The Hamiltonian of the infinitesimal body of unit mass is given by

(13)

Let be the reduced mass of the second primary and be the reduced mass of the third primary, then from the definition of reduced mass, we have

then

The coordinates of are given by

Clearly, which implies that forms an equilateral triangle of sides of unit length. We know that is very small in comparison of masses of the other two primaries, so we can choose as the order of i.e.,. Now choosing unit of time in such a manner that and and taking, then the Hamilton canonical equations of motion of the infinitesimal body are given by

(14)

where

(15)

is the reduced Hamiltonian corresponding to canonically conjugate variables and.

3. Regularization at the Singularity

In our Hamiltonian given in Equation (15), there are three singularities. To examine the existence of periodic orbits of collision with the first primary, we have to eliminate the singularity. For this, let us define an extended generating function S given by

, (16)

with

(17)

where is the momenta associated with new co-ordinate.

Clearly,

(18)

(19)

Also,

(20)

Thus the Hamiltonian given in Equation (15), can be written in terms of new variables, as

(21)

Let us introduce pseudo time by the differential equation

(22)

Thus the regularized Hamilton-canonical equations of motion of the infinitesimal body corresponding to the Hamiltonian, are given by

(23)

where the regularized Hamiltonian is given by

(24)

Let us write, then

(25)

(26)

4. Generating Solution (i.e., Solutions When)

For generating solutions, we shall choose for our Hamiltonian function, so in order to solve the Hamilton-Jacobi equation associated with, let us write

(27)

where is an arbitrary constant.

Since is not involved explicitly in: hence by using Equation (27) in Equation (25), the Hamilton-Jacobi equation may be written as

(28)

Putting, then the Equation (27) becomes

(29)

It may be noted that this differential equation is exactly the same as in Giacaglia [1] and Bhatnagar [2] [3] and therefore the solution of Equation (29) can be written by the method of separation of variables, as

(30)

where is an arbitrary constant.

Let us introduce a new quantity by then from Equation (30), we get

(31)

Combination of Equations (29) and (30) yields

(32)

where

(33)

(34)

where is the smaller root of the roots of the equation.

From Equation (33), we conclude that for general solution; we need only two arbitrary constants as and. Therefore the solution of Equation (30) may be regarded as a general solution.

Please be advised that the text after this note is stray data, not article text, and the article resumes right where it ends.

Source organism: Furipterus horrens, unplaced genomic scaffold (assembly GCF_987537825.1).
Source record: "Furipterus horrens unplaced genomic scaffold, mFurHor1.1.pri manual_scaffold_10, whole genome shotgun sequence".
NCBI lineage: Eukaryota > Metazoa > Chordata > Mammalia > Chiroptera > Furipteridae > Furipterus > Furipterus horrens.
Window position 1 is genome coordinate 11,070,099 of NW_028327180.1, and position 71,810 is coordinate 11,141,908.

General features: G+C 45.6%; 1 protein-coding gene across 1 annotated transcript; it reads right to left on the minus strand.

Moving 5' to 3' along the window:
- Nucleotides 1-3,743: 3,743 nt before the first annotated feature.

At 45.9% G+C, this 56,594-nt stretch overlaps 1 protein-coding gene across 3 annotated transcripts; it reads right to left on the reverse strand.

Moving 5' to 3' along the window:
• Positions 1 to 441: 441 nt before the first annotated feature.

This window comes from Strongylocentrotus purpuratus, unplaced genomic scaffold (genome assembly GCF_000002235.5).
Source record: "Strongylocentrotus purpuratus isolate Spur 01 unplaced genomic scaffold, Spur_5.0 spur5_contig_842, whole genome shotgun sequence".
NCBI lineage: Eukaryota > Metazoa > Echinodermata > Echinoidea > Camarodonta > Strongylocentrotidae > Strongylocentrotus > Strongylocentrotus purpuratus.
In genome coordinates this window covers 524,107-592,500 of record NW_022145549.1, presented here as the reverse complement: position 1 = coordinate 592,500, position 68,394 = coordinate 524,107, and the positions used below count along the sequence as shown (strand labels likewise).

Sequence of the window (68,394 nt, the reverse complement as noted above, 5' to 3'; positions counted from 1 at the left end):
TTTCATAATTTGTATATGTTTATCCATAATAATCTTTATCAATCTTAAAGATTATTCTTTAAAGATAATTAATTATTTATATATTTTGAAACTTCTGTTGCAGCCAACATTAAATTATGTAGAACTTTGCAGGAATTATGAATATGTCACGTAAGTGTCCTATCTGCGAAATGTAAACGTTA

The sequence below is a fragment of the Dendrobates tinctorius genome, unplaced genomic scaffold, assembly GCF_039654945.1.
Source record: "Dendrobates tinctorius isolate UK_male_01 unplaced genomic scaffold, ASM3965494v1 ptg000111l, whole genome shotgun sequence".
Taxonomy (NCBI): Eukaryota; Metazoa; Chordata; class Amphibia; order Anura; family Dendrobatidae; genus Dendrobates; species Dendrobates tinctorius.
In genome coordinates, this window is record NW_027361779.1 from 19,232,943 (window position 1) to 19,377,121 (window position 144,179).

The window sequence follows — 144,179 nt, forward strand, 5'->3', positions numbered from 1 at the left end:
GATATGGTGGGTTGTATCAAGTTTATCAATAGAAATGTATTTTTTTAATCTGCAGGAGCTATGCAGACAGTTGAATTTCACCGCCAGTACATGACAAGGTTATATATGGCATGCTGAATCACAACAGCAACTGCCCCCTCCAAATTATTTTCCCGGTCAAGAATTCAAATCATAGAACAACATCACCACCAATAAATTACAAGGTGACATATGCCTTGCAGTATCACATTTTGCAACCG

Let us introduce the parameters by the relations

(35)

where is the semi-major axis, is the eccentricity and is the latus-rec- tum of the elliptic orbit of the infinitesimal body.

It may be noted that for and is the other root of the equation.

We introduce a parameter by the relation

(36)

From Equations (33), (35) and (36), we get

(37)

Again from Equation (25)

Thus the equations of motion associated with are given as

(38)

where denotes the differentiation with respect to.

Now from we get.

Also implies

and [Using Equation (38)]

Thus from the above relations, we have

(39)

From Equation (32), we get

(40)

From Equation (30),

where

[Using Equation (34)]

where

If we take and as arbitrary constants, the solutions may be written as

(41)

From the second equation of system (41), we get the argument as

(42)

Since

(43)

hence for the problem generated by Hamiltonian (regularized two-body problem in rotating co-ordinate system), we have

(44)

The variables can now be expressed in terms of the canonical elements for, as

(45)

where is given by the first equation of system (42).

When and, then

(46)

where is given by the second equation of system (42).

The original synodic cartesian co-ordinates in a non-uniformly rotating system are obtained from Equations (18) and (20), when, as

(47)

The sidereal cartesian co-ordinates are obtained by considering the transformations

(48)

where is given by

,

where is a constant.

In terms of canonical variables introduced, the complete Hamiltonian may be written as, where can be obtained from Equation (26) after changing into canonical variables.

The equations of motion for the complete Hamiltonian are

(49)

Equation (49) forms the basis of a general perturbation theory for the present problem. The solution described by Equations ((44) and (45)) and is periodic if and g have commensurable frequencies, i.e., if

where and are integers.

The periods of are and respectively, so that in case of commensurability, the period of the solution is or.

5. Existence of Periodic Orbits When

Here we shall follow the method given by Chaudhary [9] to prove the existence of periodic orbits. Let then from Equation (44), when, we have